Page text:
In another example of the deep sea’s largely unexplored biodiversity, scientists have discovered two new strains of bacteria that corrode iron with unprecedented efficiency.
In marine environments that are oxygen poor, certain bacteria are known to eat away at iron by converting sulfate in ocean water into the corrosive chemical hydrogen sulfide. To search for other microorganisms adept at causing corrosion, Friedrich Widdel at the Max Planck Institute for Marine Microbiology in Bremen, Germany, and his colleagues collected sediments from the North Sea and isolated several strains of bacteria from the material. The researchers then cultured the bacterial strains separately inside sealed glass tubes containing iron granules.
After several weeks, the researchers compared how much iron was consumed by each strain. In the Feb. 26 Nature, the researchers describe two new strains that corrode iron at a much faster rate than any previously known microbial corroder.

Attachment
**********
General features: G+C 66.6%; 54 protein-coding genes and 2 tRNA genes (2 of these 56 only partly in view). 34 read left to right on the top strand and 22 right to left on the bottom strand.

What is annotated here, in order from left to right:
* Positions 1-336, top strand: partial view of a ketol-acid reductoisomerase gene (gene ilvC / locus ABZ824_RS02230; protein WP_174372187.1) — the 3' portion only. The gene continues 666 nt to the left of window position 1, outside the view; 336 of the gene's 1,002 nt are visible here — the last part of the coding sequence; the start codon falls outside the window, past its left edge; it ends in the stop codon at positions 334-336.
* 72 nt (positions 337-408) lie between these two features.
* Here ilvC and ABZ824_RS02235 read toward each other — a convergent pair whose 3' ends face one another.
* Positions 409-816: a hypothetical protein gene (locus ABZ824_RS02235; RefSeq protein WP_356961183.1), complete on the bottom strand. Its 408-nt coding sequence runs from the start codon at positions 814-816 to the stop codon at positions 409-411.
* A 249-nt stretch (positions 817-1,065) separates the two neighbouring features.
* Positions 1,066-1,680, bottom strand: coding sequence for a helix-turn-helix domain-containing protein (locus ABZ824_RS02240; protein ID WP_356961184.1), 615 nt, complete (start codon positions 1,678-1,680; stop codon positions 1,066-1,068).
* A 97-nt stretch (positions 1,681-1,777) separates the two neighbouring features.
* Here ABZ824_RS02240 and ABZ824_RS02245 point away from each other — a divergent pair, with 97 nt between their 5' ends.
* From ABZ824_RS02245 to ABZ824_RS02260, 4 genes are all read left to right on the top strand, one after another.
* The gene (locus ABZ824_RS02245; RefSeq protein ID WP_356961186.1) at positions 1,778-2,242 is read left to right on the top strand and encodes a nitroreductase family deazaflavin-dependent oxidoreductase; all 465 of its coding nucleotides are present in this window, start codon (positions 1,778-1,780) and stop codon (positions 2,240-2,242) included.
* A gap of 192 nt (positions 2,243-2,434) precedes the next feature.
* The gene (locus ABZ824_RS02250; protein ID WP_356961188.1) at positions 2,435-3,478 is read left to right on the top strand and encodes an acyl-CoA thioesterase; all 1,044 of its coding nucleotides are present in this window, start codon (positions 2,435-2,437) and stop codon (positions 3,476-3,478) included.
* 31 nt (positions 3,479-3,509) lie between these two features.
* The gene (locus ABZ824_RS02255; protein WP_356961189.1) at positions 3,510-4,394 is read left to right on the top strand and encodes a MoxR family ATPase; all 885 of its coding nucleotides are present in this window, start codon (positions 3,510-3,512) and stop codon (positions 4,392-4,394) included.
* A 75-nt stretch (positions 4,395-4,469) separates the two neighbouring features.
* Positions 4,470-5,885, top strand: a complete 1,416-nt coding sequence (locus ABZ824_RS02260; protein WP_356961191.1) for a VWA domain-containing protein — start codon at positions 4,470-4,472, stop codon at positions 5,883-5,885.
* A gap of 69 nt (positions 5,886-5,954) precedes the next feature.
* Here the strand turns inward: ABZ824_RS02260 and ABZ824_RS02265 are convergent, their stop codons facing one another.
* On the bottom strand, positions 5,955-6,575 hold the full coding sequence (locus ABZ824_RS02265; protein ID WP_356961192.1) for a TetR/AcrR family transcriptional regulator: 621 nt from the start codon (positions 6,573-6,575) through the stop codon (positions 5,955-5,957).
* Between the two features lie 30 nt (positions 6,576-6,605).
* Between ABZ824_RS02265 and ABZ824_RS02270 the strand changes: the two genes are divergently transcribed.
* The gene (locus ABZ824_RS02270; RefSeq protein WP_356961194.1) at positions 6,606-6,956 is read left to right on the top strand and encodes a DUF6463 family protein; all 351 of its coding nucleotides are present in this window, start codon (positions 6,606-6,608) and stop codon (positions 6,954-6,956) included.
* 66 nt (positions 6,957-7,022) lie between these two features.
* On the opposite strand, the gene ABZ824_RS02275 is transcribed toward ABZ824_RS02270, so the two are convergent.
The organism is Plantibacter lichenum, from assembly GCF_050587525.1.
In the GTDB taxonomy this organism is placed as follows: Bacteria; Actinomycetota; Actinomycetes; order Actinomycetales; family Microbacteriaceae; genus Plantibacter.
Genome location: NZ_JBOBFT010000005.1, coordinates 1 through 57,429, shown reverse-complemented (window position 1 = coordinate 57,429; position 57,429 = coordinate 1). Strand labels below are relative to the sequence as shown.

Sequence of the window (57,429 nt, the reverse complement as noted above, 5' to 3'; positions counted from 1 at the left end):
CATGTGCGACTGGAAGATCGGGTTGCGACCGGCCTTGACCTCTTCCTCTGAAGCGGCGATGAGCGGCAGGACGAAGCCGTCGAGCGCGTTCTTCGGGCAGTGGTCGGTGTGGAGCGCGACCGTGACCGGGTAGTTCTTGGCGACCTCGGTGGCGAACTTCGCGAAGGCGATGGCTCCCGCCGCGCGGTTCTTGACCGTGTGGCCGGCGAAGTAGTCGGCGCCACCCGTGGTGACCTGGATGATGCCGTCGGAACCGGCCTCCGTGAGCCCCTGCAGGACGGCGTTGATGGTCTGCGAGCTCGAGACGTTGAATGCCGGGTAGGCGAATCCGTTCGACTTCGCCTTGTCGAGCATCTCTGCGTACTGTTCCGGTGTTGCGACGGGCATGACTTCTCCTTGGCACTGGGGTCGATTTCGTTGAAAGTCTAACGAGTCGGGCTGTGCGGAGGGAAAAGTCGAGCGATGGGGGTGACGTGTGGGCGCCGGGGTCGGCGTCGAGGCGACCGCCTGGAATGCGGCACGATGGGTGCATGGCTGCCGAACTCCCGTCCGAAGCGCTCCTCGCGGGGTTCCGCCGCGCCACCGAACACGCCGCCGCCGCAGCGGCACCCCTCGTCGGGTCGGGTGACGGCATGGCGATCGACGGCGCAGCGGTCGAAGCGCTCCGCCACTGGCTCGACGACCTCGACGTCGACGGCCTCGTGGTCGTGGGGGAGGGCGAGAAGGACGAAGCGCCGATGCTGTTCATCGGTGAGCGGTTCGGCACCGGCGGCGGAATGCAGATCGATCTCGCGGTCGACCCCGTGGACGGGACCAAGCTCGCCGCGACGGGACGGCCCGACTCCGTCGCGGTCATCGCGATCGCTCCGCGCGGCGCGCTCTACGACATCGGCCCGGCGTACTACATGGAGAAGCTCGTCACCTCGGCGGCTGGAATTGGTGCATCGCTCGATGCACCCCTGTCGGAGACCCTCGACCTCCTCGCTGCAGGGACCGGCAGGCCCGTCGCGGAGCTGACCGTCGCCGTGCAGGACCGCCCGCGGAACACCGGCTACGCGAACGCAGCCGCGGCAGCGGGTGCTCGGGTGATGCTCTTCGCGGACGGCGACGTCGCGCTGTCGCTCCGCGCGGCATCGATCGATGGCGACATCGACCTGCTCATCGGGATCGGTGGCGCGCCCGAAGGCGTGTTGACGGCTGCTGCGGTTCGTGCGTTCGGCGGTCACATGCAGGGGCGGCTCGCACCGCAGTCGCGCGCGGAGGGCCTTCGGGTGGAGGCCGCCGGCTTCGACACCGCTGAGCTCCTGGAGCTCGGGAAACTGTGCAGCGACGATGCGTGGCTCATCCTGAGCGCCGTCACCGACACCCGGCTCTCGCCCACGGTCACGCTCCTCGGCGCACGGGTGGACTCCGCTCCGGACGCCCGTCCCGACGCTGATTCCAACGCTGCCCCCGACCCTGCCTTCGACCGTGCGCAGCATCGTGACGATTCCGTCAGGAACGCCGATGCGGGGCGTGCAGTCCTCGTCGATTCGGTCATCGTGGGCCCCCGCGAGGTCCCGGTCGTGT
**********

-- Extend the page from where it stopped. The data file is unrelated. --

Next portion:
Widdel says the unusually high corrosion rate suggests that the bacteria consume iron using a different mechanism that other microbes do. The researchers hypothesize that when these strains form a film on the iron, they extract electrons directly from the iron surface, thereby revving up the rate of hydrogen sulfide production. Although it is unclear how the bacteria do this, Widdel says that proteins on the cells’ surfaces might act as electrical connections across which electrons flow from the iron to the cells.
It’s possible that these bacteria are the primary culprits of iron corrosion in wet settings and affect structures as varied as sewage tanks and oil rigs, adds Widdel.